If you are a Texas side resident, you can show your local farmers’ market some support on Saturdays from 7:00 am-12:00 pm
at 500 North Stateline Avenue, across from the United States Federal Court House and Post Office. Their season begins in April and ends the first week of August. You will find individual tents set up side by side, with a wide variety of produce, baked goods, crafts, pottery and other local items. Something unique that Texarkana Farmers’ Market offers is a night market hosted every third Saturday from 5:00 pm-8:00 pm and includes a cultural food demonstration.

Texarkana Farmers’ Market has been open to the public for 12 years. Debbie Benning, a current vendor, has sold her products for the last six years. She sells jams, jellies, various herbal products and hanging baskets. Like many vendors, Benning loves meeting different people on market days. She and her husband have 12 acres in Maud, and six years ago, they became vendors as a way to enjoy their retirement and help pay for their farm.

The Texarkana Farmers Market is operated by the City of Texarkana, Texas, and is managed by Rebecca Beckham. Managing the market “is a huge team effort,” Beckham says, and “involves other staff from the planning and community development team, the city manager’s office staff, vendors, farmer’s committee and the sponsors.” Beckham expressed her appreciation of the interaction that managing the market brings. “Getting to interact with my community on a new level makes me feel like I’m giving back to them in the same ways they did when I was a kid.” She “loves meeting the different people who come and go, understanding the farmers who do this for a living and making lasting connections.”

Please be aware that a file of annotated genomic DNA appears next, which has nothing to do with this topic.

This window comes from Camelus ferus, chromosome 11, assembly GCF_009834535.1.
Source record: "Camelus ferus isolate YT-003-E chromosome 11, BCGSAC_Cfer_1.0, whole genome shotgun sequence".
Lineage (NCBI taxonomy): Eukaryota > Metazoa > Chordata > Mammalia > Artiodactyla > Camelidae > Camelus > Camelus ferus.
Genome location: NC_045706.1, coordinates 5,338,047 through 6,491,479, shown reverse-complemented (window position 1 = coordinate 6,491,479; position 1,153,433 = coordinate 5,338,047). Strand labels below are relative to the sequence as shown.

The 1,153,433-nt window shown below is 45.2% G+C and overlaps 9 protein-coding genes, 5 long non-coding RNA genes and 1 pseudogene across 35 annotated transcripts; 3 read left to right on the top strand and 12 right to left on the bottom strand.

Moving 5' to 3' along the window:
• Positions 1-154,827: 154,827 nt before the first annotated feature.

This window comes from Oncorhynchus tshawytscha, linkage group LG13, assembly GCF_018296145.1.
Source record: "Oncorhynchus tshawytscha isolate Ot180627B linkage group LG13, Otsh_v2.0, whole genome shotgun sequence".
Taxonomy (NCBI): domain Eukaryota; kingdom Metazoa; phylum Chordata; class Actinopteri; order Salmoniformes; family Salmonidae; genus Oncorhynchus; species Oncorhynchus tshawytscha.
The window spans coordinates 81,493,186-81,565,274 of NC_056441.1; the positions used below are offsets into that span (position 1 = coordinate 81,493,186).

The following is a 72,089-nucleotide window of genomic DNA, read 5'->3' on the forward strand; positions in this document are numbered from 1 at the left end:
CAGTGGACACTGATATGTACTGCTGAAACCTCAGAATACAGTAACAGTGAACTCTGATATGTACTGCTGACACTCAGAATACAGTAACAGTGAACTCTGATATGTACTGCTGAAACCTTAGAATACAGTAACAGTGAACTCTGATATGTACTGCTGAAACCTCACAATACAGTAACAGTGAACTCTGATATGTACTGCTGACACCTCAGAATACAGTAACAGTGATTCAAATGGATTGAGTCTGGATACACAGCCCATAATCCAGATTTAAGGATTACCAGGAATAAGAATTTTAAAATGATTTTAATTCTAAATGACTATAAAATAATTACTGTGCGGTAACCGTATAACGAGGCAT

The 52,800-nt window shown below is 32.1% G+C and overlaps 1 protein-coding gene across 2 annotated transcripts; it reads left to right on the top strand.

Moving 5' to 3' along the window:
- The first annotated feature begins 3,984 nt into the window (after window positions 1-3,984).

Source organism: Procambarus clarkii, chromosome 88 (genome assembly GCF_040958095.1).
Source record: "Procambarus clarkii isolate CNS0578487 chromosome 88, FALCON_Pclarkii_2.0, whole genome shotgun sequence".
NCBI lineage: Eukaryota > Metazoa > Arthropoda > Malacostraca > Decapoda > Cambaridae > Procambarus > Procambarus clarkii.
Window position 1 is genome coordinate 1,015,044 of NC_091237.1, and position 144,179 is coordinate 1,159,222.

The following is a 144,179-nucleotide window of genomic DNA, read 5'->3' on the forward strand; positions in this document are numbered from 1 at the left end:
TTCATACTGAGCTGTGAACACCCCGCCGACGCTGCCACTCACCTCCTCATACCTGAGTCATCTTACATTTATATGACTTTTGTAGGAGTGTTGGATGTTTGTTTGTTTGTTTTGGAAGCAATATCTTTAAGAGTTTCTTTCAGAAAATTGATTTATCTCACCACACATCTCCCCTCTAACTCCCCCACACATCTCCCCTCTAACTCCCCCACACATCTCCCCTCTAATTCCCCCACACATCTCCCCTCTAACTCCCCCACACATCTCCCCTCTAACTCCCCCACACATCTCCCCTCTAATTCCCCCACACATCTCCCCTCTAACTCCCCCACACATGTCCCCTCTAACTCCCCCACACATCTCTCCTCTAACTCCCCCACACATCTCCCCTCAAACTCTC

Beckham would “love to see more customers come out and support the market,” she said. “Bringing more people to downtown Texarkana makes our city feel closer to each other.” Her goal is “more people reaching out to be a part of the market and local businesses getting involved and making Texarkana brighter for everyone.” Like Gateway Farmers Market, Texarkana Farmers’ Market is always looking for more vendors. You can find more information about what it takes to get involved at www.texarkanafarmersmarket.com.

While both markets offer similar items, each has its own unique experience. Something refreshing shared by both is the friendly and welcoming demeanor of their vendors. They are all excited to share their heart about what they do and why they love it, and for some, their love for farming and crafting has been passed down for generations. It is infectious. The sun is out on both sides of State Line, the gardens are full, and the time is right. Whether you visit the Texarkana, Texas Farmers’ Market or Gateway Farmers Market in Texarkana, Arkansas, you will not be disappointed; they are now open for business. Shop Local. Eat Local.